To access network-based services including email, file servers, and business applications, every user must be authenticated. Managing user access individually is time consuming and inefficient. Using groupsGroups allow you to organize your end users and the apps they can access. Assigning apps to large sets of end users is made easier with groups. can help you simplify user management as changes to group access rights are automatically applied to all members of the group.
You can group users based on common or shared traits. For example, to make it easier for your sales team to access shared sales documentation, you can create a group named Sales and grant group members access to the Sales Documentation folder on your orgThe Okta container that represents a real-world organization. file server.
Groups are important tools for identity management systems, and group data typically resides in a directory. Most applications support groups, either at the application level, or within the application to specific resources.
Groups are used in almost every IT department. This document clarifies how groups work in Okta.
Note: When searching for a group on the Groups (Directory > Groups) page of the AdminAn abbreviation of administrator. This is the individual(s) who have access to the Okta Administrator Dashboard. They control the provisioning and deprovisioning of end users, the assigning of apps, the resetting of passwords, and the overall end user experience. Only administrators have the Administration button on the upper right side of the My Applications page. Console, you can search for a group by full or partial group name. If you search for a partial group name, only those groups matching the prefix are returned. For example, if there is a group named Group 1 and you enter 1 as the partial search term, no results are returned. If you enter Group as the partial search term, all groups beginning with Group are returned.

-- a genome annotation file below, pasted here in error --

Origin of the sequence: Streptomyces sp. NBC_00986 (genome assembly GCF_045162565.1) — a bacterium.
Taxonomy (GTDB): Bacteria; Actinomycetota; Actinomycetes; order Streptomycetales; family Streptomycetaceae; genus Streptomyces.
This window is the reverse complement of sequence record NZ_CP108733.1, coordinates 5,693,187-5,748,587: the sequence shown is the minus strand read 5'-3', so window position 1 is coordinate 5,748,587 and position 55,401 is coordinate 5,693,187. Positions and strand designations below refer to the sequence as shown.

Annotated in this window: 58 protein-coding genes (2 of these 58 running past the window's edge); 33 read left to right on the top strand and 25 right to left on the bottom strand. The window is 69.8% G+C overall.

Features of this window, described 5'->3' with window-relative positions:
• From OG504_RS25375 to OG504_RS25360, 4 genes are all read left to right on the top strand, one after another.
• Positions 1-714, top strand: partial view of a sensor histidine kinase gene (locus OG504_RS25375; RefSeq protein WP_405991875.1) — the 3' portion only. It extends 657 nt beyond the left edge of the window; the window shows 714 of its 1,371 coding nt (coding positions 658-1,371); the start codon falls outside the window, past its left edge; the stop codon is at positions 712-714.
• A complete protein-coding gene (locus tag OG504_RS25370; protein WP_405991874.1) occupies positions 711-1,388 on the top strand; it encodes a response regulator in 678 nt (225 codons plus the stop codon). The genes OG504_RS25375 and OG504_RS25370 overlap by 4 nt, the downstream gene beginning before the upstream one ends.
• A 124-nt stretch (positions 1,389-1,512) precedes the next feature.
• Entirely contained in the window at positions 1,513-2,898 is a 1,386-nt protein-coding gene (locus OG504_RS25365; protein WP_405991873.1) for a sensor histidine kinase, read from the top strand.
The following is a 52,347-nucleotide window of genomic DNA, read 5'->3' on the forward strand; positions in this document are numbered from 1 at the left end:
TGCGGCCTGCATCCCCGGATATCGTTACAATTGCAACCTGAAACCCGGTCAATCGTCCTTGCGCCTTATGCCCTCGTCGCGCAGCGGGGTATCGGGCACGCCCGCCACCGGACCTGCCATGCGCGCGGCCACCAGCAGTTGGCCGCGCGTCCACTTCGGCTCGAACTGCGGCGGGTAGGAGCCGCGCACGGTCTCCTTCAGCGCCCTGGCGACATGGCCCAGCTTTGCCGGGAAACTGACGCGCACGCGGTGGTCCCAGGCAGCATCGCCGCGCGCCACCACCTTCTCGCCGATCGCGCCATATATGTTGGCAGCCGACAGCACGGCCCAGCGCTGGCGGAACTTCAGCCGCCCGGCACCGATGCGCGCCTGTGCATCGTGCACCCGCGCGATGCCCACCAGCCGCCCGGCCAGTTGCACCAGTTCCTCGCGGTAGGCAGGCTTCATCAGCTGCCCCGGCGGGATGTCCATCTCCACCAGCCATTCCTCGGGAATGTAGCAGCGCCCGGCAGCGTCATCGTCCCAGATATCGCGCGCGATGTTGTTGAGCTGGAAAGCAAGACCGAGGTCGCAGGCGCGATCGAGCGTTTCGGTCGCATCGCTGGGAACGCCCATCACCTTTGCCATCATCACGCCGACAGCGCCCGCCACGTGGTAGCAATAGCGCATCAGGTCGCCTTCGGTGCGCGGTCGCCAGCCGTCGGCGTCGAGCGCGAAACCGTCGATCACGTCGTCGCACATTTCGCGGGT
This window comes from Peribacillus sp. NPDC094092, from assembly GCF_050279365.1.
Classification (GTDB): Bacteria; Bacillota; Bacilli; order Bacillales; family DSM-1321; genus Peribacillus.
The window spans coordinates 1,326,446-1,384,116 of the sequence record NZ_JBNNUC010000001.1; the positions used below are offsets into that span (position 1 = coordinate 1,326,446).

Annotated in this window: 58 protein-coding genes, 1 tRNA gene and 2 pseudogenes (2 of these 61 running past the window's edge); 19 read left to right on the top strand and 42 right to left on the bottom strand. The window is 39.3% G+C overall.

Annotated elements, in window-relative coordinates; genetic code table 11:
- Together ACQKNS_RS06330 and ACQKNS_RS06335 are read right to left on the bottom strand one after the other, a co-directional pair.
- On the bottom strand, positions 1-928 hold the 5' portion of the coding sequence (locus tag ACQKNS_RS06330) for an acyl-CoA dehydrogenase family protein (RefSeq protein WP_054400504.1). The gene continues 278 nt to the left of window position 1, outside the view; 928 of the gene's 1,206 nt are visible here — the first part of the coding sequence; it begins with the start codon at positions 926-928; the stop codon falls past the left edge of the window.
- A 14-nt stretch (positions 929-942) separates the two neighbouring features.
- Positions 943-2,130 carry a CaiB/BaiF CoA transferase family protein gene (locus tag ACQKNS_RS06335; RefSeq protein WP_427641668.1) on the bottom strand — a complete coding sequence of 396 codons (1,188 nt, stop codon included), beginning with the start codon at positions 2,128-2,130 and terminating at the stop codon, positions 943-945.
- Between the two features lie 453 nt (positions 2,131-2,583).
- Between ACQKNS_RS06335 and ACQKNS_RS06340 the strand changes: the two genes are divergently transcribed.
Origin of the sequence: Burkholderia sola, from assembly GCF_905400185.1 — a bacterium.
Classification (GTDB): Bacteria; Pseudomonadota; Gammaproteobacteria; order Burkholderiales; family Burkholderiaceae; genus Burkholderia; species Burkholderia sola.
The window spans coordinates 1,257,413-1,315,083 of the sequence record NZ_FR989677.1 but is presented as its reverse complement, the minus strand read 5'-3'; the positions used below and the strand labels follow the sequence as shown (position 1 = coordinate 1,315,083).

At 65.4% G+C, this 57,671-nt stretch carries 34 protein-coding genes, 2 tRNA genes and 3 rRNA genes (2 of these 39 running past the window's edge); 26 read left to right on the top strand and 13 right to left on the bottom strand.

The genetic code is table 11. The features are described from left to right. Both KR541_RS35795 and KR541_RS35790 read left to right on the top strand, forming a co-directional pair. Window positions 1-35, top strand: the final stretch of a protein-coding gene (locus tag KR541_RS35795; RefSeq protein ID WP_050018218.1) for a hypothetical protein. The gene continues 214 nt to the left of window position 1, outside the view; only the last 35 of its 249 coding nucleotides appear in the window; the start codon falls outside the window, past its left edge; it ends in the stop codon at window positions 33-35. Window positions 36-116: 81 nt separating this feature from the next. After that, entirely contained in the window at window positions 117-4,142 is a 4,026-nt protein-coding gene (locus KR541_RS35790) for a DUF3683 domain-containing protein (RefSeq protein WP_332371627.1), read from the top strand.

The following table describes Okta group types.
|Native Okta groups||
Before you connect Okta to applications or other resources, you can create groups in your Okta org. The default group Everyone contains all users in your Okta org.
To manage your Okta groups, sign in to your Okta Admin Console and click Directory > Groups.
|Active DirectoryActive Directory (AD) is a directory service that Microsoft developed for the Windows domain networks. It is included in most Windows Server operating systems as a set of processes and services. Initially, Active Directory was only in charge of centralized domain management. groups||
Active Directory (AD) is the most common source for groups. Nearly every business of significant size uses an AD instance to manage users. You can use the Okta AD agentA software agent is a lightweight program that runs as a service outside of Okta. It is typically installed behind a firewall and allows Okta to tunnel communication between an on-premises service and Okta's cloud service. Okta employs several agent types: Active Directory, LDAP, RADIUS, RSA, Active Directory Password Sync, and IWA. For example, users can install multiple Active Directory agents to ensure that the integration is robust and highly available across geographic locations. integrate your AD instance with Okta.